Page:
In the Empire of Child Pornography: AMAZON JAPAN REMOVES CHILD PORN FROM THEIR WEBSITE May 2009
by Jake Adelstein and Polaris Project Japan
“Idols” in Japan refer to pin-up girls, teen pop stars, and generally young models. However, prepubescent “idols” are called “junior idols,” a word which has been co-opted to distribute child pornography.
The internet and bookstores and major telecommunication companies subscription services often sell “junior idol” photos and movies, and the sexual depictions in them have become more extreme in recent years.
The term “child pornography” as used in the Act on Punishment of Activities Relating to Child Prostitution and Child Pornography, and the Protection of Children bans photographs and recording media which depicts any pose of a child engaged in sexual intercourse or any conduct similar to sexual intercourse. Also, the Act terms child pornography as visual materials with any pose of a child wholly or partially naked.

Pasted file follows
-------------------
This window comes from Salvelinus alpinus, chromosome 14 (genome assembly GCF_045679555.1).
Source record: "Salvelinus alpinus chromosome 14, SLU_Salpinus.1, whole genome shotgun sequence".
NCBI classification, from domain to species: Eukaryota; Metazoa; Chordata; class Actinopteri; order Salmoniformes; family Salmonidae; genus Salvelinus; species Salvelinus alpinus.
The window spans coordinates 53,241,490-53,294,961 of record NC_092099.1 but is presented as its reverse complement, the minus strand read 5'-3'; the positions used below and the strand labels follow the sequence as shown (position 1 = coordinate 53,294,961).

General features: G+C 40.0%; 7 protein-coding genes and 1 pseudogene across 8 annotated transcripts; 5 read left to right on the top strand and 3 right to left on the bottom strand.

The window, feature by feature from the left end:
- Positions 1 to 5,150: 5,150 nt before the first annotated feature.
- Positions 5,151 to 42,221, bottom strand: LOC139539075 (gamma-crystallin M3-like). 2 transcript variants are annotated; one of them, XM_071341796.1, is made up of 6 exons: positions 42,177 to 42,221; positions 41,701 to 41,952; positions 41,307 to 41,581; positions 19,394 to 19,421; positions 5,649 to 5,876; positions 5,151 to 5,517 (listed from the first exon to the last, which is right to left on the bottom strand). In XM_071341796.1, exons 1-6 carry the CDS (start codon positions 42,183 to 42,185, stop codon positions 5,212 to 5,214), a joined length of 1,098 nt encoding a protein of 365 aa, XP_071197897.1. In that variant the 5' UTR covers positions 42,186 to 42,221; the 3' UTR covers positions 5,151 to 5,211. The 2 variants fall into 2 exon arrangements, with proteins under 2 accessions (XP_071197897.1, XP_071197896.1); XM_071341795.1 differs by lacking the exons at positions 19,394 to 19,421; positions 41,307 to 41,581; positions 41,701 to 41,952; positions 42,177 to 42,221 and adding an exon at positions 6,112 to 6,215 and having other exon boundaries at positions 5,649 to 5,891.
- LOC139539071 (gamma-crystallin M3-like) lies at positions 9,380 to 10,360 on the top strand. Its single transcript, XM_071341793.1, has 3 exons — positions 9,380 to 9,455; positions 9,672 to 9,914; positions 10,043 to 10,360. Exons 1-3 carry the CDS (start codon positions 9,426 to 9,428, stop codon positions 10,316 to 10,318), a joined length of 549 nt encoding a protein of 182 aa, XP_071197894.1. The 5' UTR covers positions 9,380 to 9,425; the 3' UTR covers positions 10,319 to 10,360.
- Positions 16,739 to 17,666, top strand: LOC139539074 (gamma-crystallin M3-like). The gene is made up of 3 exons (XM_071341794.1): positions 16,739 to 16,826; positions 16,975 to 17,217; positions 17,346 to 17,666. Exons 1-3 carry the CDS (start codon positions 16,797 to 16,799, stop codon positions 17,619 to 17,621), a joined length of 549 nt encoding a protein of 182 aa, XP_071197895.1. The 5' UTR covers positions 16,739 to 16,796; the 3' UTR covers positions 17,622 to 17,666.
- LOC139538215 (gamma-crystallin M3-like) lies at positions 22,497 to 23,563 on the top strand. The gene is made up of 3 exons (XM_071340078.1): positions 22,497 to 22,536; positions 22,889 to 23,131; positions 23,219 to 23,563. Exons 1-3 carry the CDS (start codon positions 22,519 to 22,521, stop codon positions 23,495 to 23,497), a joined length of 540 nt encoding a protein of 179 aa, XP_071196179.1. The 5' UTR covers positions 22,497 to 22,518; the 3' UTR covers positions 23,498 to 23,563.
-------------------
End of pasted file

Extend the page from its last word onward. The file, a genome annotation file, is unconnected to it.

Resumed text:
Although many of the “junior idols” DVDs and photo books don’t directly violate the law, they are full of scenes introducing young school girls and boys, wearing revealing, skimpy bikinis, or wet t-shirts and or speedo briefs– or posing for sexual acts—and these scenes clearly made to arouse or stimulate the viewer’s sexuual desire. There’s no one who sincerely doubts it’s pedophile junk food.
Polaris Project Japan spent several months researching the photo albums and DVDs on major online store including Amazon Japan and made a list of 136 such DVDs and books with 8-17 year-old children depicted in sexually provocative poses and requested Amazon Japan to stop selling them.
Responding to the request, Amazon Japan removed 84 items from their online store this May. Polaris Project welcomes the initiative taken by Amazon Japan continues to advocate on this issue.
Author’s note: Japanese bookstores now regularly carry “junior idol” materials with sexual themes, text, and poses, and there are several pornographic magazines which include “junior idol” sections. Japan is still one of the few countries where owning child pornography is legal.
For more information about Amazon’s decision to remove the DVDs read the article on Sankei Shimbun on May 18, 2009:
http://sankei.jp.msn.com/affairs/crime/090518/crm0905180136001-n1.htm (in Japanese)